By Emily Crocco

The purpose of this article is to explain some of the changes to the procedures that landlords and tenants may face in pursuing or responding to applications to the Landlord and Tenant Board during the Covid-19 pandemic.

Suspension of Limitation Periods

On March 20, 2020, the Ontario government issued an Emergency Order (O.Reg. 73/20) under the Emergency Management and Civil Protection Act. Section 1 of the Order suspends limitation periods and procedural time periods relevant to tribunal proceedings. The suspension is retroactive to March 16, 2020 and is slated to last 90 days (although this period could be extended).

As a result, and according to Tribunals Ontario’s website:

If current and / or new parties are not able to meet a timeline, Tribunals Ontario will allow them to do so at a later date. For example, if parties are not able to meet the timeline for submitting an application to a tribunal, they will be able to submit it at a later date.

What is the impact of the suspension of landlord or tenant applications? It stops the accumulation of time in which a party must file an application.

Consider the following. Subsection 29(2) of the Residential Tenancies Act, 2006 states that Tenants may only apply to the Board within one year of the conduct giving rise to the applications under that section (for example, applications concerning maintenance issues or problems impacting their reasonable enjoyment of the rental unit).

Let’s see how the suspension of limitation periods could impact the deadline to file a Tenant application.

On March 1, 2020, a Tenant discovers mice in the basement of the rental unit and informs the Landlord of the problem. Ordinarily, on these facts, the Tenant would have until February 28, 2021 to file their maintenance application to the Board. As a result of the Emergency Order, however, it is reasonable to expect that the 90-day period from March 16, 2020, through June 15, 2020, will be excluded when calculating the one-year period. In this scenario, then, we would expect that the Tenant would actually have until June 1, 2021, to file their application about the problem with the mice dating from March 1, 2020.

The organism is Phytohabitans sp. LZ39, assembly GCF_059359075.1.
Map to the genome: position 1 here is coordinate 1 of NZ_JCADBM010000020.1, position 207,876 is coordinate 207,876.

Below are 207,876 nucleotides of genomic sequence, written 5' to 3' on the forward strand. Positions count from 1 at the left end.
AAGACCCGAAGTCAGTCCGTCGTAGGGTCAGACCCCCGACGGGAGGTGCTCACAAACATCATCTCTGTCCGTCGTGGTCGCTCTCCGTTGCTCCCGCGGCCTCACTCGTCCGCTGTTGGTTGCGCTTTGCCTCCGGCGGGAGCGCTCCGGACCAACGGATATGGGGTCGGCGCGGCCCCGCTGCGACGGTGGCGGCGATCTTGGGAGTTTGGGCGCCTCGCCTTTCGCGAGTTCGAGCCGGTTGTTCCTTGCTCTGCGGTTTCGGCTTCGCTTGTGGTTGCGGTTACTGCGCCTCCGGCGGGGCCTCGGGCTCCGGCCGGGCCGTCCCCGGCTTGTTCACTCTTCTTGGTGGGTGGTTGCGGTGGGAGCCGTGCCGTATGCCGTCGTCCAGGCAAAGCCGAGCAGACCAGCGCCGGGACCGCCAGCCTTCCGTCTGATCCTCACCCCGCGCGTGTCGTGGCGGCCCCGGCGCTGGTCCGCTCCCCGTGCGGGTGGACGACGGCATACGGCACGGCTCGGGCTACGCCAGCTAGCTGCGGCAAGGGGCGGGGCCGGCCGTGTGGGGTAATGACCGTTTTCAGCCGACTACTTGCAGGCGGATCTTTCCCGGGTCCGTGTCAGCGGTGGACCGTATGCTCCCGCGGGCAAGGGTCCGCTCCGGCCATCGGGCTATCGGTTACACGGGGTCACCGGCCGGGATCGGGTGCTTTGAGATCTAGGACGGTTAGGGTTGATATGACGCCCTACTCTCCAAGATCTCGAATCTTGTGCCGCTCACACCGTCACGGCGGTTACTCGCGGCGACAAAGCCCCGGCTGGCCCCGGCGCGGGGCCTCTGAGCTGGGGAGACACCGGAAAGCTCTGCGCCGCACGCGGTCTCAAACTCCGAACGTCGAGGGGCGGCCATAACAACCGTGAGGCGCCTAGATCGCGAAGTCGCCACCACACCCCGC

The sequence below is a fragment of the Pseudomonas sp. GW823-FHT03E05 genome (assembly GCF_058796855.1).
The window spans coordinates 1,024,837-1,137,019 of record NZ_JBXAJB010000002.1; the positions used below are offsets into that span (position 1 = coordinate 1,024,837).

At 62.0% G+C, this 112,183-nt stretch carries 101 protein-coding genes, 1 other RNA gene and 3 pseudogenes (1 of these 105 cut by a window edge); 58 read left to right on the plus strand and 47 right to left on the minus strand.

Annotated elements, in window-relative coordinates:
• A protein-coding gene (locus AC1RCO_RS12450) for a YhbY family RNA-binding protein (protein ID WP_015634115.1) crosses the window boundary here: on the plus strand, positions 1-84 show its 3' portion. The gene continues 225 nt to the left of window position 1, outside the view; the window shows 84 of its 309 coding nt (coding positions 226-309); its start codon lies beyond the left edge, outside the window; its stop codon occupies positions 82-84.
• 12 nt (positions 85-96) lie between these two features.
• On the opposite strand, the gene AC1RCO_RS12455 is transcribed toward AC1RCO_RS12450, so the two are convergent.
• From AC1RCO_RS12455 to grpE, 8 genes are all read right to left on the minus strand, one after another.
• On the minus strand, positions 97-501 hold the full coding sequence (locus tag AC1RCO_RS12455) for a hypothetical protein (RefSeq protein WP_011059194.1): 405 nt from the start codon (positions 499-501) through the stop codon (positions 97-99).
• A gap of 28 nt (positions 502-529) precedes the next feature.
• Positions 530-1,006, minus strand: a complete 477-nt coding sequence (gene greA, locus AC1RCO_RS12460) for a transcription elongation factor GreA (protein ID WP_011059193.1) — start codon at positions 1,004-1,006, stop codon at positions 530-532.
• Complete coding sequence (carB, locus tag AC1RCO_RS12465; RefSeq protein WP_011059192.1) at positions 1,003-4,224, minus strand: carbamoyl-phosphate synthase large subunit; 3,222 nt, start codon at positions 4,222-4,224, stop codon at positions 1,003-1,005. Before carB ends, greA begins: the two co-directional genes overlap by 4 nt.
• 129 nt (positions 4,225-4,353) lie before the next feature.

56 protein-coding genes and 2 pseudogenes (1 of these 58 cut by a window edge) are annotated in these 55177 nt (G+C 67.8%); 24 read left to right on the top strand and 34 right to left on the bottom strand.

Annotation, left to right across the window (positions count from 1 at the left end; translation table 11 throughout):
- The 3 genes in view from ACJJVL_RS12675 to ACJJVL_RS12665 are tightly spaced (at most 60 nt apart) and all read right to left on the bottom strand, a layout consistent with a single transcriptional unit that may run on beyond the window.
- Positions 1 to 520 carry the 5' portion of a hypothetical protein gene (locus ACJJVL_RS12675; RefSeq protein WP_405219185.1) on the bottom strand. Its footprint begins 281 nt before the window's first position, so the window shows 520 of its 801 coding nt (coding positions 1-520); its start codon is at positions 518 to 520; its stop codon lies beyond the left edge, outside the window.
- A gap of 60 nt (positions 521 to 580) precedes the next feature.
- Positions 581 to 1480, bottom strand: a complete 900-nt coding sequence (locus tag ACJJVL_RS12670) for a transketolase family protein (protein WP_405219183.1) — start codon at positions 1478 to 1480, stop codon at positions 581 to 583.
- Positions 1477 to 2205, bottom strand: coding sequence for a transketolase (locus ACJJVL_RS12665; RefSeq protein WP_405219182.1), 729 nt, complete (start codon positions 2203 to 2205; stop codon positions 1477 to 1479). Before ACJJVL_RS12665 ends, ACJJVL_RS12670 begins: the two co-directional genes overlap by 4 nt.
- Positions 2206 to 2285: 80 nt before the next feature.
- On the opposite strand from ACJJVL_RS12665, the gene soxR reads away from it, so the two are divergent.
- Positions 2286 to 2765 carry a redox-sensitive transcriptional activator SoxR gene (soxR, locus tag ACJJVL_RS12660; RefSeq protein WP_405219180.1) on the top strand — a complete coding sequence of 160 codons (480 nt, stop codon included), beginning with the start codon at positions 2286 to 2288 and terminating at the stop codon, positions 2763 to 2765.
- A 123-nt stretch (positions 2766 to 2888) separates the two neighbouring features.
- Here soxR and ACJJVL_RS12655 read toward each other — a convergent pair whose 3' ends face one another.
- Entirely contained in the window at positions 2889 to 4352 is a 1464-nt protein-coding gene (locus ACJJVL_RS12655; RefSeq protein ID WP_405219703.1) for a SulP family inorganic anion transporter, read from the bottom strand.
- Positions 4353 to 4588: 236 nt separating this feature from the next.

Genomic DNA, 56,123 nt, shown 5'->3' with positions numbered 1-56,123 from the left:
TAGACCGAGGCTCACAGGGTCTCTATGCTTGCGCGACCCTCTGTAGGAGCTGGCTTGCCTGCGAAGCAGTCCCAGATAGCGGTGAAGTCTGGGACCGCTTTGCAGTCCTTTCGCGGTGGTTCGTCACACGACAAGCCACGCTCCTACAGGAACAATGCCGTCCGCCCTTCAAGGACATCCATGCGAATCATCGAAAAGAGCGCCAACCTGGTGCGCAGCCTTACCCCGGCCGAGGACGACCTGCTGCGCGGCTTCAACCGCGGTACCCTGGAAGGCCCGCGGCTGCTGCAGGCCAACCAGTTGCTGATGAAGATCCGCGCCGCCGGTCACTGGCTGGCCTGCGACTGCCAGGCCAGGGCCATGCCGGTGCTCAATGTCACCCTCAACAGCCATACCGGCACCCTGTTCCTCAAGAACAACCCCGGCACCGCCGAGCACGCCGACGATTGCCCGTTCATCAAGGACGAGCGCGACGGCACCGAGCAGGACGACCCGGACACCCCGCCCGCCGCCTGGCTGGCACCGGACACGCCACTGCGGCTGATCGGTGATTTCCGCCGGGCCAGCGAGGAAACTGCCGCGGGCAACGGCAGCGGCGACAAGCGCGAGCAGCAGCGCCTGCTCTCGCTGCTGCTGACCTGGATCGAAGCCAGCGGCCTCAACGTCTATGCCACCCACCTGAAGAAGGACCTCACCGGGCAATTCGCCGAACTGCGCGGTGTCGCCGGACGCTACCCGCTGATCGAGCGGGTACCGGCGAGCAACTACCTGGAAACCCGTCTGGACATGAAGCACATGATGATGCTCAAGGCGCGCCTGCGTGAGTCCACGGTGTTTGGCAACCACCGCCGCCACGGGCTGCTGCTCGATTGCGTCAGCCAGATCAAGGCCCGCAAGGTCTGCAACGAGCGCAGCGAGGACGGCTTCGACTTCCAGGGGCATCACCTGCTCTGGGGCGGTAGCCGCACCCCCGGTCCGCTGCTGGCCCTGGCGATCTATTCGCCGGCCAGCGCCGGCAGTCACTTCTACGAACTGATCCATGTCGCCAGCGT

Modified Board Procedures

Filing Applications

Parties can apply to the Board using the Board’s website or by faxing or mailing an application to the nearest regional office.
Until the Board advises differently, however, applications cannot be filed at Landlord and Tenant Board offices. As of April 16, 2020, some Service Ontario offices are accepting applications in the following limited circumstances:

• Where the application represents an emergency situation;
• Where the applicant has no access to a computer;
• Where the applicant’s only option for payment is by cash, certified cheque, or money order; and
• Where there are other limitations to the applicant’s alternate filing options.


According to its website, with limited exceptions, eviction hearings before the Board are suspended. Hearings for eviction applications based on serious illegal acts or serious safety concerns, however, are still being scheduled.

Also still being scheduled are hearings where eviction is not being sought. For example, hearings are still being scheduled for Landlord applications for non-payment of rent where no eviction is requested (also called “L9 Applications”), Tenant applications, and applications concerning the Board’s jurisdiction (also called “A1 Applications”).

To request an urgent hearing due, you will need to fill in and submit a special form requesting a hearing. For instructions on how to fill in the form, click here.

Eviction Orders: Issuance and Enforcement

The Board is not issuing eviction orders except for those relating to applications for eviction on the basis of alleged serious illegal acts or serious safety concerns. Eviction orders will not be enforced unless a party obtains leave of the Superior Court of Justice.

For Further Information and Advice

For legal advice on residential tenancy matters, please contact me at or (613) 234-2500.